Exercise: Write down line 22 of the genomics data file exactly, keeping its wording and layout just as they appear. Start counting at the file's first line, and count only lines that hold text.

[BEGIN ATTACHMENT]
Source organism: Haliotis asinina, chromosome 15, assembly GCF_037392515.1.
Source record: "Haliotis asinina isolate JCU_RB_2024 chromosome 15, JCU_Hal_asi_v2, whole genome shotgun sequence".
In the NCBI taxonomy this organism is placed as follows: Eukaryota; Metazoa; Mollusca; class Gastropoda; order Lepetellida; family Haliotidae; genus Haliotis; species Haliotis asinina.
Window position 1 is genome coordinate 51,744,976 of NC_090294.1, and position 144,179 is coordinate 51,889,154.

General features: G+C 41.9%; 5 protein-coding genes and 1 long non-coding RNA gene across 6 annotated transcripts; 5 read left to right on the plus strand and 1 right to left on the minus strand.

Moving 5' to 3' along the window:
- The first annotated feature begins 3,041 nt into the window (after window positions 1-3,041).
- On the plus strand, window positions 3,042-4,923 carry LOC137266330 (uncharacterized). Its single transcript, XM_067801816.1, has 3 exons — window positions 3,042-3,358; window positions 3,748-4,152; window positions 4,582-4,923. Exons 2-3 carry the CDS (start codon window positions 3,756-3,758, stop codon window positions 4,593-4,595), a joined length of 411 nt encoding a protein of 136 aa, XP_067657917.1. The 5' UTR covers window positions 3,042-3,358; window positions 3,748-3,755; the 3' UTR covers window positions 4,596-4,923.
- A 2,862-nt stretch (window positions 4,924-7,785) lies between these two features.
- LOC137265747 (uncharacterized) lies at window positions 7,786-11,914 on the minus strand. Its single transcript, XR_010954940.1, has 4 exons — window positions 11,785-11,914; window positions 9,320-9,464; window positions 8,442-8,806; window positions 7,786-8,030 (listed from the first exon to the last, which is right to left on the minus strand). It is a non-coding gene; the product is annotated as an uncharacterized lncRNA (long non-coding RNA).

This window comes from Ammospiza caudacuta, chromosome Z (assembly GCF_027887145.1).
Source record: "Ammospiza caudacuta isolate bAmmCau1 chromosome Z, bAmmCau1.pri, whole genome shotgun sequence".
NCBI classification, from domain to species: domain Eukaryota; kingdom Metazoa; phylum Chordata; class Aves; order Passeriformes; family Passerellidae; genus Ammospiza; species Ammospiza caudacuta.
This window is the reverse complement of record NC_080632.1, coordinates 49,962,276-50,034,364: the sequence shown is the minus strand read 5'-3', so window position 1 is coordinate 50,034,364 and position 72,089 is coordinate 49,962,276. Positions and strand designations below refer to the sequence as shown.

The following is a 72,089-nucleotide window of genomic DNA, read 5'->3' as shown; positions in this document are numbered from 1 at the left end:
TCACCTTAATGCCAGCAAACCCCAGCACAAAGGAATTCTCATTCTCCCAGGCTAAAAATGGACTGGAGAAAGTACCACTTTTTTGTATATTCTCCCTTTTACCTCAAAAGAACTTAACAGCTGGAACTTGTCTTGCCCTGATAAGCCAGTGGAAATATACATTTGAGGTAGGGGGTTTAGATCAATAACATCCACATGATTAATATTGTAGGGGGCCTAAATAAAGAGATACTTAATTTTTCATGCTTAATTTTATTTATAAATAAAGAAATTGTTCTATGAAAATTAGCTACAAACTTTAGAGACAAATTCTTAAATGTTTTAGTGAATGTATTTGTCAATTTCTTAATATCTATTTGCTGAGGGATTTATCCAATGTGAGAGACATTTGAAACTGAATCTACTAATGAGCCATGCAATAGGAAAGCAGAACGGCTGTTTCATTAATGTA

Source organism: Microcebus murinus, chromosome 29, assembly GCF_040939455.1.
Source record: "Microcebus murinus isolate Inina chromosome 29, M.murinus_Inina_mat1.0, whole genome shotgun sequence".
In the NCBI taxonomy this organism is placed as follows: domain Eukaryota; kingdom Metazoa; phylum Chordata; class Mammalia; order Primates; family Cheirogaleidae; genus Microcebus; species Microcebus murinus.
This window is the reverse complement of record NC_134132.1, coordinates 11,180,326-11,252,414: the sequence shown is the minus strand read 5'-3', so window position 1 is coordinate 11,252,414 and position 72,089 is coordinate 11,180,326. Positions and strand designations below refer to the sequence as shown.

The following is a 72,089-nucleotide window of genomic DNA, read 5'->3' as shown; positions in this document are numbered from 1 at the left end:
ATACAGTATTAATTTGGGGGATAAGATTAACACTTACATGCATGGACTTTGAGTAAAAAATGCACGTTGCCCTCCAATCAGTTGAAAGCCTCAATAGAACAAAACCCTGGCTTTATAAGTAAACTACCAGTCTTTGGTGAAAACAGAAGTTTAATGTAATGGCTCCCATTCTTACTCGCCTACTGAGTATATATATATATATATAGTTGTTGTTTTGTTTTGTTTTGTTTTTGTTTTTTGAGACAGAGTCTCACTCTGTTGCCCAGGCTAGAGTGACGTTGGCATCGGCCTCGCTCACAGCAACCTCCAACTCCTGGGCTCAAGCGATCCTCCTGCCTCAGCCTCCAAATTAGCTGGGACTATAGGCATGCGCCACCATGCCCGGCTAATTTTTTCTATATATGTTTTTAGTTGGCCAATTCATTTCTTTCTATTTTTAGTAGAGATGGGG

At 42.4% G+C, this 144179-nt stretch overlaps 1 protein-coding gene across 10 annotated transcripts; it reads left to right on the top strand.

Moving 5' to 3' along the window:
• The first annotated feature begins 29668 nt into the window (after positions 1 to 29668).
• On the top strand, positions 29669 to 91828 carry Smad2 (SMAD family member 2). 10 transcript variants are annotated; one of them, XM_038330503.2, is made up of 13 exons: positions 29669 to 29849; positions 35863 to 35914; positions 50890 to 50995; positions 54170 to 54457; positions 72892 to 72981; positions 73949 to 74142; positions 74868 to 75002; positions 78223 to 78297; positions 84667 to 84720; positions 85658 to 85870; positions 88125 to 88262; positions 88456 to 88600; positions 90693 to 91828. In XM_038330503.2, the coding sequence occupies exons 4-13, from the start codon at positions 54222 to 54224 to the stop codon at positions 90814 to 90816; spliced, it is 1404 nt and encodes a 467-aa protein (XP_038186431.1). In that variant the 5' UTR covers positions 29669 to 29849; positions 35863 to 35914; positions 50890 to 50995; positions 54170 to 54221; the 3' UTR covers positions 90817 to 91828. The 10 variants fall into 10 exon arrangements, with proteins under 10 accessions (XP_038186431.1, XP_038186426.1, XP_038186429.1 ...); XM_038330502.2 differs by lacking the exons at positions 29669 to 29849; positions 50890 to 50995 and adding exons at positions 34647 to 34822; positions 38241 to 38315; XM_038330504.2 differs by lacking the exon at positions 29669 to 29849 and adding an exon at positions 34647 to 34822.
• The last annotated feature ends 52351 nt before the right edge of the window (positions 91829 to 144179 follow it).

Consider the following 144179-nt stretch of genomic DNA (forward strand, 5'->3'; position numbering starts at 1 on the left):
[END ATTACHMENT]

ATACAGTATTAATTTGGGGGATAAGATTAACACTTACATGCATGGACTTTGAGTAAAAAATGCACGTTGCCCTCCAATCAGTTGAAAGCCTCAATAGAACAAAACCCTGGCTTTATAAGTAAACTACCAGTCTTTGGTGAAAACAGAAGTTTAATGTAATGGCTCCCATTCTTACTCGCCTACTGAGTATATATATATATATATAGTTGTTGTTTTGTTTTGTTTTGTTTTTGTTTTTTGAGACAGAGTCTCACTCTGTTGCCCAGGCTAGAGTGACGTTGGCATCGGCCTCGCTCACAGCAACCTCCAACTCCTGGGCTCAAGCGATCCTCCTGCCTCAGCCTCCAAATTAGCTGGGACTATAGGCATGCGCCACCATGCCCGGCTAATTTTTTCTATATATGTTTTTAGTTGGCCAATTCATTTCTTTCTATTTTTAGTAGAGATGGGG